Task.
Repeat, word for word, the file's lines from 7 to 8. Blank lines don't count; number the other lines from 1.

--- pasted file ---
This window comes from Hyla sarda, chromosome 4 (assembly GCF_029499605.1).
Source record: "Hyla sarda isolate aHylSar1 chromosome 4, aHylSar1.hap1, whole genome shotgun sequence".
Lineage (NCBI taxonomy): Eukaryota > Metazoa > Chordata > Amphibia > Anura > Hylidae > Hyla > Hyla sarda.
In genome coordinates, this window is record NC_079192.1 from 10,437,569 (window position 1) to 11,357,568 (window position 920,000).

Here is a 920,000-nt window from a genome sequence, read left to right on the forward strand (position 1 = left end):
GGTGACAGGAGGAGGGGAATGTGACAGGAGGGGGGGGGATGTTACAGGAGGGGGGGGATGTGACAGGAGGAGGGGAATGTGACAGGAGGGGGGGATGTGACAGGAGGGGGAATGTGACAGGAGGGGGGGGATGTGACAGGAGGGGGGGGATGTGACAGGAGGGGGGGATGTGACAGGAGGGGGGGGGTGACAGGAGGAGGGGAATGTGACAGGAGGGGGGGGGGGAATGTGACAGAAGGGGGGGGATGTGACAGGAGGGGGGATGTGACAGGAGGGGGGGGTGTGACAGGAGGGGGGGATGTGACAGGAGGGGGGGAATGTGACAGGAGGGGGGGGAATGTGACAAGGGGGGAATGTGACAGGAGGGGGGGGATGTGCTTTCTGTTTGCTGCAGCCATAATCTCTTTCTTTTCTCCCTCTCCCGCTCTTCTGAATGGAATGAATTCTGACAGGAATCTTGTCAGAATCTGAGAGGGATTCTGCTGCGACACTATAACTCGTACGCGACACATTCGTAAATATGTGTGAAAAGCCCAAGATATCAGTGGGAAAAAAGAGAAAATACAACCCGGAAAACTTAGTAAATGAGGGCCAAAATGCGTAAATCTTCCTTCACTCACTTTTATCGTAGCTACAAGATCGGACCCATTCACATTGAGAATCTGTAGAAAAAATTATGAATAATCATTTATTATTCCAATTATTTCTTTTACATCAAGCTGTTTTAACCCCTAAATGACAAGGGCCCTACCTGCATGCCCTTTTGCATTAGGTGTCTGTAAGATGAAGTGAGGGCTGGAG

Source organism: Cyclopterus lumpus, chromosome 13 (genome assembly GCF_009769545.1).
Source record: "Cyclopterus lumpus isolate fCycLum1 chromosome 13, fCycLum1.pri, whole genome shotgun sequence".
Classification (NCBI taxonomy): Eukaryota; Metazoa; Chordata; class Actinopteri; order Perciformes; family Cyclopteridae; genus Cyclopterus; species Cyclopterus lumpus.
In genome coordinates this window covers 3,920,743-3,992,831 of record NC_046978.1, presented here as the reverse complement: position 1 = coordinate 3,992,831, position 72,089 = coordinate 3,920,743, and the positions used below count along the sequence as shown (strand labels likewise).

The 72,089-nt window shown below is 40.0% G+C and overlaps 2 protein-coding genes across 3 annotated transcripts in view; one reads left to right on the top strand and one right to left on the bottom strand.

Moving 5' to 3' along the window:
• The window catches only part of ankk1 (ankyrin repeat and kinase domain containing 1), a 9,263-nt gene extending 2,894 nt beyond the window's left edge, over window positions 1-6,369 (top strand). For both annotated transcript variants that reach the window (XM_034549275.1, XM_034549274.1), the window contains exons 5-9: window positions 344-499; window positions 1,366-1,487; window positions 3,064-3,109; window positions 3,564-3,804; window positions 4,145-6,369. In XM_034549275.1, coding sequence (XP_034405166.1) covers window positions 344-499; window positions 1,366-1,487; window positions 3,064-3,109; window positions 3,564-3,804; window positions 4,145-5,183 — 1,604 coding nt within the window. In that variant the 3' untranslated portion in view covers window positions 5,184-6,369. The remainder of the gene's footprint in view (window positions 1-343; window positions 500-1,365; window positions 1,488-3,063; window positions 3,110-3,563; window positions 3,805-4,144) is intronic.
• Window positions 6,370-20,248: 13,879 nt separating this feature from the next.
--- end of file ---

Source organism: Cyclopterus lumpus, chromosome 13 (genome assembly GCF_009769545.1).
Source record: "Cyclopterus lumpus isolate fCycLum1 chromosome 13, fCycLum1.pri, whole genome shotgun sequence".